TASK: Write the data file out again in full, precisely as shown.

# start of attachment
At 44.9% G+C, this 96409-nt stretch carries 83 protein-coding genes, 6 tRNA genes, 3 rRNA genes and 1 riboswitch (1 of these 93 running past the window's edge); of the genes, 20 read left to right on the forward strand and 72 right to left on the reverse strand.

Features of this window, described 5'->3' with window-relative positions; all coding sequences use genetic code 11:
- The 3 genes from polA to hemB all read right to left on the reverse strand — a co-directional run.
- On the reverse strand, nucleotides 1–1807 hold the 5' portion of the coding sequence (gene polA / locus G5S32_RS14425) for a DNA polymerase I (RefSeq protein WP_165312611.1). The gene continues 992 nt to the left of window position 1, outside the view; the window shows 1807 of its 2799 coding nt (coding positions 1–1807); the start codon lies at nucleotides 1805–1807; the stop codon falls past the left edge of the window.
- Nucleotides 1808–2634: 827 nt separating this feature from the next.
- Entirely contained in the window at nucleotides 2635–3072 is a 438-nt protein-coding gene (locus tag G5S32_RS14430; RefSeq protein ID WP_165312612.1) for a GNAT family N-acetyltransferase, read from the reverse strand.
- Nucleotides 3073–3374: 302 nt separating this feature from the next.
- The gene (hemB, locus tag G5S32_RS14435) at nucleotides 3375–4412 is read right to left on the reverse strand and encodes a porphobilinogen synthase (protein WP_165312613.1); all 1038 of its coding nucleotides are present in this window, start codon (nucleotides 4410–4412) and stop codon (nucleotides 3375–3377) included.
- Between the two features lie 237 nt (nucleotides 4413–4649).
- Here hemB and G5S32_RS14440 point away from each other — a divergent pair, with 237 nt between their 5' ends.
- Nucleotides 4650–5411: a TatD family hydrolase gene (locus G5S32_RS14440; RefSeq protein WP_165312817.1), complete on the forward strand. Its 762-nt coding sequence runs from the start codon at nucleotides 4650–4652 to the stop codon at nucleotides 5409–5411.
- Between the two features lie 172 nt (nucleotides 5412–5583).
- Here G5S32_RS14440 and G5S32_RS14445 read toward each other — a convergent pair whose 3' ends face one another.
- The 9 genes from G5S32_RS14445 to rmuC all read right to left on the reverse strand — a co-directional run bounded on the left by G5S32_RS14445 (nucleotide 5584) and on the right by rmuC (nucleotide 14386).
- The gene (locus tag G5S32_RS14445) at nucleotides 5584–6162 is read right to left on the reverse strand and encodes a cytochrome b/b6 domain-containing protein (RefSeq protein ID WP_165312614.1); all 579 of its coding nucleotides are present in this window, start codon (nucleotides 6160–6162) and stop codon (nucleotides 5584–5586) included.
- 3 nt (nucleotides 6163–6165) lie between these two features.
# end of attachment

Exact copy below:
At 44.9% G+C, this 96409-nt stretch carries 83 protein-coding genes, 6 tRNA genes, 3 rRNA genes and 1 riboswitch (1 of these 93 running past the window's edge); of the genes, 20 read left to right on the forward strand and 72 right to left on the reverse strand.

Features of this window, described 5'->3' with window-relative positions; all coding sequences use genetic code 11:
- The 3 genes from polA to hemB all read right to left on the reverse strand — a co-directional run.
- On the reverse strand, nucleotides 1–1807 hold the 5' portion of the coding sequence (gene polA / locus G5S32_RS14425) for a DNA polymerase I (RefSeq protein WP_165312611.1). The gene continues 992 nt to the left of window position 1, outside the view; the window shows 1807 of its 2799 coding nt (coding positions 1–1807); the start codon lies at nucleotides 1805–1807; the stop codon falls past the left edge of the window.
- Nucleotides 1808–2634: 827 nt separating this feature from the next.
- Entirely contained in the window at nucleotides 2635–3072 is a 438-nt protein-coding gene (locus tag G5S32_RS14430; RefSeq protein ID WP_165312612.1) for a GNAT family N-acetyltransferase, read from the reverse strand.
- Nucleotides 3073–3374: 302 nt separating this feature from the next.
- The gene (hemB, locus tag G5S32_RS14435) at nucleotides 3375–4412 is read right to left on the reverse strand and encodes a porphobilinogen synthase (protein WP_165312613.1); all 1038 of its coding nucleotides are present in this window, start codon (nucleotides 4410–4412) and stop codon (nucleotides 3375–3377) included.
- Between the two features lie 237 nt (nucleotides 4413–4649).
- Here hemB and G5S32_RS14440 point away from each other — a divergent pair, with 237 nt between their 5' ends.
- Nucleotides 4650–5411: a TatD family hydrolase gene (locus G5S32_RS14440; RefSeq protein WP_165312817.1), complete on the forward strand. Its 762-nt coding sequence runs from the start codon at nucleotides 4650–4652 to the stop codon at nucleotides 5409–5411.
- Between the two features lie 172 nt (nucleotides 5412–5583).
- Here G5S32_RS14440 and G5S32_RS14445 read toward each other — a convergent pair whose 3' ends face one another.
- The 9 genes from G5S32_RS14445 to rmuC all read right to left on the reverse strand — a co-directional run bounded on the left by G5S32_RS14445 (nucleotide 5584) and on the right by rmuC (nucleotide 14386).
- The gene (locus tag G5S32_RS14445) at nucleotides 5584–6162 is read right to left on the reverse strand and encodes a cytochrome b/b6 domain-containing protein (RefSeq protein ID WP_165312614.1); all 579 of its coding nucleotides are present in this window, start codon (nucleotides 6160–6162) and stop codon (nucleotides 5584–5586) included.
- 3 nt (nucleotides 6163–6165) lie between these two features.